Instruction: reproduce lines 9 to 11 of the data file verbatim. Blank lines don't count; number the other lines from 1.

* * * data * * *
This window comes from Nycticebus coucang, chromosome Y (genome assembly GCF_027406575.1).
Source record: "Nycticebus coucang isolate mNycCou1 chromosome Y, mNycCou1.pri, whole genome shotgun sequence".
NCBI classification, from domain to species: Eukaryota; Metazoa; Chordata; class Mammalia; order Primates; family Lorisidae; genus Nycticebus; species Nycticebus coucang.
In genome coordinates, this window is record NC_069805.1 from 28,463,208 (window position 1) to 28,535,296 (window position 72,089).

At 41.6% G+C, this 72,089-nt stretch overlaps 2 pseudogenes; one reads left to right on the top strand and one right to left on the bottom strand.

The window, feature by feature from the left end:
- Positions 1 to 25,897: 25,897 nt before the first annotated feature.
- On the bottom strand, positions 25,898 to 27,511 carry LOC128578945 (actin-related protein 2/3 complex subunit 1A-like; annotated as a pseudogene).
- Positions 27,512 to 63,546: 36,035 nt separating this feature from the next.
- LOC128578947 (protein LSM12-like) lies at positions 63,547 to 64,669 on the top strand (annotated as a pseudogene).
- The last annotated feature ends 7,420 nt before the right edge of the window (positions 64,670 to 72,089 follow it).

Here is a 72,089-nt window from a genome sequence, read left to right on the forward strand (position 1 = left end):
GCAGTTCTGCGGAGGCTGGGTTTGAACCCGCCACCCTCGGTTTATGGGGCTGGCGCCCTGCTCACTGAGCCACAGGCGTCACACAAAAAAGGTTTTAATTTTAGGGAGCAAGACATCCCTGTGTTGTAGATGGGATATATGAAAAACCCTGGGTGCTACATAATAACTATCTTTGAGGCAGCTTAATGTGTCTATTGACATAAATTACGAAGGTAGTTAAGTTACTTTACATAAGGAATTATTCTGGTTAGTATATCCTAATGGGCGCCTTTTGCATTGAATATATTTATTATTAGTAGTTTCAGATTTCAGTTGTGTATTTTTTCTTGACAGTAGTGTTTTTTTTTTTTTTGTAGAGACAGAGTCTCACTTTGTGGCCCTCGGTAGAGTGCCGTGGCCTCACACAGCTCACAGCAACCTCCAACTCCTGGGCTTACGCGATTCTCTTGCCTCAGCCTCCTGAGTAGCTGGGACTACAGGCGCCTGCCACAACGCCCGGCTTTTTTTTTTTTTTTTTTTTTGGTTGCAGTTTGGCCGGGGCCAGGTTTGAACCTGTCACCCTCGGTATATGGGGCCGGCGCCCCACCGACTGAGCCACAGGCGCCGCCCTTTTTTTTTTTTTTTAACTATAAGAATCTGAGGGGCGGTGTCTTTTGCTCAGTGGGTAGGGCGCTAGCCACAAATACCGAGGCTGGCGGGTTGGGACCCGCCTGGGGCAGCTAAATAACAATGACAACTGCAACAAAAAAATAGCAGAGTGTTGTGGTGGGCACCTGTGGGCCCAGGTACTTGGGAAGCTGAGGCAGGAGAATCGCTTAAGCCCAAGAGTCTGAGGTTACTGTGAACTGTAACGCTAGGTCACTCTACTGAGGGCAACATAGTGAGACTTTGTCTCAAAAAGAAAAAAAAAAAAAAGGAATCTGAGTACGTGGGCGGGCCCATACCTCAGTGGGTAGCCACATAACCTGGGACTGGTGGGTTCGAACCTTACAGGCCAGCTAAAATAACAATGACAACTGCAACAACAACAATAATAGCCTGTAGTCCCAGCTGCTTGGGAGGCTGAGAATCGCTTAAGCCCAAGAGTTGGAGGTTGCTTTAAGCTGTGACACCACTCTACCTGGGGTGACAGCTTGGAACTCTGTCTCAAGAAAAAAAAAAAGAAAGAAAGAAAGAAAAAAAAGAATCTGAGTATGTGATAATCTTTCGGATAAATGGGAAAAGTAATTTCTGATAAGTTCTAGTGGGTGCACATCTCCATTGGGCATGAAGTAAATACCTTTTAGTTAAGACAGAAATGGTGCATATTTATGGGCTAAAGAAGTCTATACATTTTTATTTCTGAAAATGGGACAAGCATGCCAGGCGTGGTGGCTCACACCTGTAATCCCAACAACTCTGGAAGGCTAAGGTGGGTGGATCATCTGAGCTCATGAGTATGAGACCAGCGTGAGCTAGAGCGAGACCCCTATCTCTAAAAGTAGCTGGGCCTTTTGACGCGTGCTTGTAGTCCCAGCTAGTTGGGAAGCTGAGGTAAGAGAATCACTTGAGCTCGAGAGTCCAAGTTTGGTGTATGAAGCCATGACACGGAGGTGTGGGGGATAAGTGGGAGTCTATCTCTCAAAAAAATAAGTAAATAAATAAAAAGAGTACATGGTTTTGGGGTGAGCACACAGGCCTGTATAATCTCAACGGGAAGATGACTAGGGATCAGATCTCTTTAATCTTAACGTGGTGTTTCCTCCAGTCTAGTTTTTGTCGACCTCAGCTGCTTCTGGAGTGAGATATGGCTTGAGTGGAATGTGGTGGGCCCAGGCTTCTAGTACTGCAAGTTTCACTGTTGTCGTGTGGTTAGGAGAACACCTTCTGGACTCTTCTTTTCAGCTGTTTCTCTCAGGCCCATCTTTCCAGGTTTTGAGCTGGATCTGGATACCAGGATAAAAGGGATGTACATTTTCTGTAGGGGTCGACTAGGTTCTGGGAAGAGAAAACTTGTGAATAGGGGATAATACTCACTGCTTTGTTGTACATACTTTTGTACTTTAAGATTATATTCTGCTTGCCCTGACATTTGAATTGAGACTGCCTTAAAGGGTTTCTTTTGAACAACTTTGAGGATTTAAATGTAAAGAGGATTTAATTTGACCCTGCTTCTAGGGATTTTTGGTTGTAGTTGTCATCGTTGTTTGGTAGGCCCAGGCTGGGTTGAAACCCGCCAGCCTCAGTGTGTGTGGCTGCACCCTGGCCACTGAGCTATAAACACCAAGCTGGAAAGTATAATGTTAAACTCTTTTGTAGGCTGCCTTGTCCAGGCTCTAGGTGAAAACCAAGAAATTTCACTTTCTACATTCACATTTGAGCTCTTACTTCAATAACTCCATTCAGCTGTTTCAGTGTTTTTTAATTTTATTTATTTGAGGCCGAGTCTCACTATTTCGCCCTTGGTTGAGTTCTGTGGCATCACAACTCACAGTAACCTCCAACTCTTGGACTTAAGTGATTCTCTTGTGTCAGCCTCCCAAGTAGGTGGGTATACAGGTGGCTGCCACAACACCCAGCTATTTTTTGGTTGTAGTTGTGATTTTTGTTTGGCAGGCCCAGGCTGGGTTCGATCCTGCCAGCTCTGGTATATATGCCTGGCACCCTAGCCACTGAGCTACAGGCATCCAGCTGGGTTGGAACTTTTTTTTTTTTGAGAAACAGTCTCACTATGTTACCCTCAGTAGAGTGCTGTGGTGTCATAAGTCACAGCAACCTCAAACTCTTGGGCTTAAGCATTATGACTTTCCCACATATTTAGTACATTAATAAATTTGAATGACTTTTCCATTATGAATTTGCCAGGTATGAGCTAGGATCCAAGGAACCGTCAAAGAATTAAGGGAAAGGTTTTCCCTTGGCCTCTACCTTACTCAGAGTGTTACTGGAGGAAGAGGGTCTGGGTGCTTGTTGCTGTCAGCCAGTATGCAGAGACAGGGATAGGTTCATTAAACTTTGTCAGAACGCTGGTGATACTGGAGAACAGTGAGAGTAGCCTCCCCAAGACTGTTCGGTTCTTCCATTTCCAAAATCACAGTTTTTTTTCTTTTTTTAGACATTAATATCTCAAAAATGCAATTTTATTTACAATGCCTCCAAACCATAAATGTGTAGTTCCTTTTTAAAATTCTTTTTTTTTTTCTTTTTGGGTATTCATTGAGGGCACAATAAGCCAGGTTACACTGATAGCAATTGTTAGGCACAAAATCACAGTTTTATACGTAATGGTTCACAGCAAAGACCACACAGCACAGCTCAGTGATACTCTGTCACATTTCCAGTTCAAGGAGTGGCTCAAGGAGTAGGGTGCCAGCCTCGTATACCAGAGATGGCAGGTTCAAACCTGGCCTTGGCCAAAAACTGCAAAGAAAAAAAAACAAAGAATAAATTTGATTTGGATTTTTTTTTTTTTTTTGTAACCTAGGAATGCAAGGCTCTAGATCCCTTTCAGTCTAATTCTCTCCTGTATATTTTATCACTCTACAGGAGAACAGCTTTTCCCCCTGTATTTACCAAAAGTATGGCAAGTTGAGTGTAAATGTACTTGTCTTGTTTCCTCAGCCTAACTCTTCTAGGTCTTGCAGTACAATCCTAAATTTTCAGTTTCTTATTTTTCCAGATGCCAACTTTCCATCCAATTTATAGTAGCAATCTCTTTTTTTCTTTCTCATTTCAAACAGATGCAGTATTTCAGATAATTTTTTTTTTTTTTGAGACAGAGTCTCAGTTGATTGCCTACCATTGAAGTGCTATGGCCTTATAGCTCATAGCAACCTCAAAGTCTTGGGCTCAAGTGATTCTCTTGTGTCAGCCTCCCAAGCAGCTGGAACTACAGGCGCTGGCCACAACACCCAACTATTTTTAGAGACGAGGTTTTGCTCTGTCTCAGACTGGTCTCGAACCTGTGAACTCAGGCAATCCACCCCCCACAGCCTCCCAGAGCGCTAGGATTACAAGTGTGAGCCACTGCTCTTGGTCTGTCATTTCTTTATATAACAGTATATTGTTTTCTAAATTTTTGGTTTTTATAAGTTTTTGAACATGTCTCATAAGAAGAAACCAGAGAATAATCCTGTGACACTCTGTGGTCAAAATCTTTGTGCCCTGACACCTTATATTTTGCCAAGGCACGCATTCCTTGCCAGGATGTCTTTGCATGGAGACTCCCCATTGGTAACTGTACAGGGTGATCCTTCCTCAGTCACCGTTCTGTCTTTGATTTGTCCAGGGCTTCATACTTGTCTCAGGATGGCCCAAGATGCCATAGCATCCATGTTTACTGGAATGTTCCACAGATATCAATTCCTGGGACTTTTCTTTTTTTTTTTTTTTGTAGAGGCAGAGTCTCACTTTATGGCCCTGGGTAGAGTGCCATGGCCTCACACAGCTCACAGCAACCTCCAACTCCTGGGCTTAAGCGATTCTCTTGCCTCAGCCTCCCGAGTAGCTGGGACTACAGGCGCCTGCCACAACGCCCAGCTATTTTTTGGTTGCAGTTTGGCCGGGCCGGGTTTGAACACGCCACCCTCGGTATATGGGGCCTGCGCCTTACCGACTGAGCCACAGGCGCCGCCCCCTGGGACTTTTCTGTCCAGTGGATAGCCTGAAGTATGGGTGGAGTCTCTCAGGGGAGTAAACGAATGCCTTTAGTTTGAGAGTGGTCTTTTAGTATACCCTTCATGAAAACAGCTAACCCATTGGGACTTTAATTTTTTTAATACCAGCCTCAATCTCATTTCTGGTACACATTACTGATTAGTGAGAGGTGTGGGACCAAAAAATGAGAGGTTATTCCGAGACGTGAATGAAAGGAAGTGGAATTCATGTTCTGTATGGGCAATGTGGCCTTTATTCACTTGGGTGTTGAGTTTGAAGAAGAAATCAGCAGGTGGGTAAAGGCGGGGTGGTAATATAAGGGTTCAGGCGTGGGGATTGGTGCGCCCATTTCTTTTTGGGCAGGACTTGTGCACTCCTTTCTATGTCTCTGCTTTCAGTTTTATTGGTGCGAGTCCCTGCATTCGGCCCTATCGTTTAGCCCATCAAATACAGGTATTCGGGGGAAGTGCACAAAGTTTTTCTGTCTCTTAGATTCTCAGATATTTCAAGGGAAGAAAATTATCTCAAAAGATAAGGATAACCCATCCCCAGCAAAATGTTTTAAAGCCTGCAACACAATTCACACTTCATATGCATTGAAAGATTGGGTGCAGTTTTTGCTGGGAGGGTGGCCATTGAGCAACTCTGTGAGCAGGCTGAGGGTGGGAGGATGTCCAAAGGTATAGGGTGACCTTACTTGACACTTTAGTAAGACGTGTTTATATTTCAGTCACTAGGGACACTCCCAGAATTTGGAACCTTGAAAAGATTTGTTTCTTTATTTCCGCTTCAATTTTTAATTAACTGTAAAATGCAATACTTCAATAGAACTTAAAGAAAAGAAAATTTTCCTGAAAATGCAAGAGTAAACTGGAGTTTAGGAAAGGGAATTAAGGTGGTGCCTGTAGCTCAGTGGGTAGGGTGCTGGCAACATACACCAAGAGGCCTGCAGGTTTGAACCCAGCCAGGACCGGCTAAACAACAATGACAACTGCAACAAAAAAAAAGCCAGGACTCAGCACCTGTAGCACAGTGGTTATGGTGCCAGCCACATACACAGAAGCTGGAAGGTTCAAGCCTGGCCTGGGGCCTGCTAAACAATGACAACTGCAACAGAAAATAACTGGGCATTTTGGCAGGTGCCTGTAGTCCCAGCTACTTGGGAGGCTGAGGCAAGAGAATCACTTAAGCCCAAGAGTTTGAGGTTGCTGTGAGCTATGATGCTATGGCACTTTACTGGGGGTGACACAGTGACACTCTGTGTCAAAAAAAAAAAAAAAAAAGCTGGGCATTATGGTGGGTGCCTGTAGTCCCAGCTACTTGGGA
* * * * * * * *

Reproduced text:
- Positions 27,512 to 63,546: 36,035 nt separating this feature from the next.
- LOC128578947 (protein LSM12-like) lies at positions 63,547 to 64,669 on the top strand (annotated as a pseudogene).
- The last annotated feature ends 7,420 nt before the right edge of the window (positions 64,670 to 72,089 follow it).